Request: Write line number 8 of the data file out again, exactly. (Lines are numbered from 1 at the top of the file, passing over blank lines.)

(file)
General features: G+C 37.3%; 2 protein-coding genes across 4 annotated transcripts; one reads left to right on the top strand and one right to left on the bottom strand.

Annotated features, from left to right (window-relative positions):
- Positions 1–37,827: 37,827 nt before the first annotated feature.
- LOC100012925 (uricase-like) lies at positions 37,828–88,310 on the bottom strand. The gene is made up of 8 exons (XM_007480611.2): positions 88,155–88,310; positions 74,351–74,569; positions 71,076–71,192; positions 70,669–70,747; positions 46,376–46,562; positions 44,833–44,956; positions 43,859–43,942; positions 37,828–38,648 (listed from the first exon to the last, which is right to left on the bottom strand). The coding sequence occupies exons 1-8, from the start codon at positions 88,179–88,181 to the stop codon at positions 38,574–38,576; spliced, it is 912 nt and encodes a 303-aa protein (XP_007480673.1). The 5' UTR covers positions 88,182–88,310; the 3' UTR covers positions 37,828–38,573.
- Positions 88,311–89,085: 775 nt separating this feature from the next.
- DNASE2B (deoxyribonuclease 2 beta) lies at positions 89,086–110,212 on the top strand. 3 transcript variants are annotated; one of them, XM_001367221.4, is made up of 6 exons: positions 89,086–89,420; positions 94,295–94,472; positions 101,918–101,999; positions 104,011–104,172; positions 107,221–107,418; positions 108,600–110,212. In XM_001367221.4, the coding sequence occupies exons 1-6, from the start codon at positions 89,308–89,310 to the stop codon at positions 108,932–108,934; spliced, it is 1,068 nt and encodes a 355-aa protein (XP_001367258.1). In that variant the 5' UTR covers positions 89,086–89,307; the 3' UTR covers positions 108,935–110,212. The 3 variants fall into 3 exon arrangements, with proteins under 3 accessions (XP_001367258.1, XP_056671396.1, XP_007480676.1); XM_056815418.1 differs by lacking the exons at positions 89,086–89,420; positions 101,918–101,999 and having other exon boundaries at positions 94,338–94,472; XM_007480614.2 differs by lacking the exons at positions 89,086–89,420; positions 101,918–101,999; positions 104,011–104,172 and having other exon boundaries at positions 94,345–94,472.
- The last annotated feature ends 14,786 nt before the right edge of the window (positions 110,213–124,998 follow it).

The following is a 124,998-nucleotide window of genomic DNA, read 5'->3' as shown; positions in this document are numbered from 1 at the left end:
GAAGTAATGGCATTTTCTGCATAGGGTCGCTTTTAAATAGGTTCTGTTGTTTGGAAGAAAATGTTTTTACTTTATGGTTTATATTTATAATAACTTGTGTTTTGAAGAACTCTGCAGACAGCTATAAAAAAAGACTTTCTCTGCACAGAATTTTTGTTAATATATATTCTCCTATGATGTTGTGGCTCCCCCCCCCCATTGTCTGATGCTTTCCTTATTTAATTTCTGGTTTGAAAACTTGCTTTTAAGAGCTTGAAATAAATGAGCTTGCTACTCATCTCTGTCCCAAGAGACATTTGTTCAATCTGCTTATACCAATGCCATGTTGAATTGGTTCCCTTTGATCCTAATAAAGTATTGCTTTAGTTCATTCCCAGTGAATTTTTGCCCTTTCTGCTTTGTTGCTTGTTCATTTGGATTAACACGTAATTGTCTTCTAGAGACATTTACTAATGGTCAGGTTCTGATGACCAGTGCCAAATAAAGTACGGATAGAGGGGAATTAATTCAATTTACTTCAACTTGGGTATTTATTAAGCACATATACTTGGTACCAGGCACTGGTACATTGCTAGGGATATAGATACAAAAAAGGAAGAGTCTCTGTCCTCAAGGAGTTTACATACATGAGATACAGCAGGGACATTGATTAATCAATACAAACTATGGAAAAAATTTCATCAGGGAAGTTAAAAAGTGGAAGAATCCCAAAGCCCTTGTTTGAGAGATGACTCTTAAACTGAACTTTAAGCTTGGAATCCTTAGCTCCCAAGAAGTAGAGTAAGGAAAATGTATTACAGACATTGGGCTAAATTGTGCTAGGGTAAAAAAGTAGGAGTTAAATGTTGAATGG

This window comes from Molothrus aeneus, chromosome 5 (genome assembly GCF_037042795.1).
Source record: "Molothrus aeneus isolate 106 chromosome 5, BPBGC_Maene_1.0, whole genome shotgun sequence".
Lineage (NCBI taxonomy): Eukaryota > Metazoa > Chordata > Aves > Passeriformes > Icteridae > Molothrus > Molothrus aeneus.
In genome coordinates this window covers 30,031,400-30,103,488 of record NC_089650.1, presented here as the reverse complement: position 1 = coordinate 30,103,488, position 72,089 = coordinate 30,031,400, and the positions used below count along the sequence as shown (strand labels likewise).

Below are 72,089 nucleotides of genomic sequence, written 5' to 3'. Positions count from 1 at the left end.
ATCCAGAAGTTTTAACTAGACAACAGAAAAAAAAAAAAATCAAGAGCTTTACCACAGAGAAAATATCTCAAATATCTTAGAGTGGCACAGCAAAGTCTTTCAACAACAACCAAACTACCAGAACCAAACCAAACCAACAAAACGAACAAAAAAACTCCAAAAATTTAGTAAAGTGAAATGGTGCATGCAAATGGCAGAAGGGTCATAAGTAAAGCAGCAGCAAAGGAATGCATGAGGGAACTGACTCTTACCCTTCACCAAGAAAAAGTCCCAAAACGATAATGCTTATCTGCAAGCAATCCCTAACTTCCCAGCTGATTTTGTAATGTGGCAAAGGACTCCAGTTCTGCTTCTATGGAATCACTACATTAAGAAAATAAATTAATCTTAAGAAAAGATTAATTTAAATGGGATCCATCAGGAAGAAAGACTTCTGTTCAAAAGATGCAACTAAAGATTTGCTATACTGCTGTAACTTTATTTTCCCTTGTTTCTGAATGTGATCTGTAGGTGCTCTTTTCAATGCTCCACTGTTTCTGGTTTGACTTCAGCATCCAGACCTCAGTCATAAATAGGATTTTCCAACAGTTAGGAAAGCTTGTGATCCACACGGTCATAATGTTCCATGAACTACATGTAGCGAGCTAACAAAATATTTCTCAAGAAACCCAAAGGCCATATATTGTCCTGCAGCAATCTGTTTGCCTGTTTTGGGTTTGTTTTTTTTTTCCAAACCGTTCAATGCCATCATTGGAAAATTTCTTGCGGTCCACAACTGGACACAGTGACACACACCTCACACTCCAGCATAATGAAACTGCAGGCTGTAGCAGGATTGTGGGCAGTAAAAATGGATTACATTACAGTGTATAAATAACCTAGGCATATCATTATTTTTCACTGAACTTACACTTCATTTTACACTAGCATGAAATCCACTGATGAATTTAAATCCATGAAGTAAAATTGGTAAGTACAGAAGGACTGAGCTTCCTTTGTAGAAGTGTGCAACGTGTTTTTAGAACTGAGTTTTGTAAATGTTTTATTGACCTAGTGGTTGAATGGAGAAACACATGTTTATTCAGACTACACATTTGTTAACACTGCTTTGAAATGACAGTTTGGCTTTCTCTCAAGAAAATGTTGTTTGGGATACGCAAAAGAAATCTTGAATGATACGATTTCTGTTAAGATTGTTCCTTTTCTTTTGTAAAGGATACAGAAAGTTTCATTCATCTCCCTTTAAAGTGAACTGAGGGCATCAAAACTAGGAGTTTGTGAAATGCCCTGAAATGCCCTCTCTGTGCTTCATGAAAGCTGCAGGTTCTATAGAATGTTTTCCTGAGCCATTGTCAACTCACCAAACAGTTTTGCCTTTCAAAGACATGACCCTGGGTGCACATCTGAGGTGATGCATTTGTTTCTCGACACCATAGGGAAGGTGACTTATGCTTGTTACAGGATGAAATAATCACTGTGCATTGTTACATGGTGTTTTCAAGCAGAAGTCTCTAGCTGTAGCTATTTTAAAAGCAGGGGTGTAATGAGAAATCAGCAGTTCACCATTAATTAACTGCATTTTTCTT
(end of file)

The following is a 124,998-nucleotide window of genomic DNA, read 5'->3' as shown; positions in this document are numbered from 1 at the left end: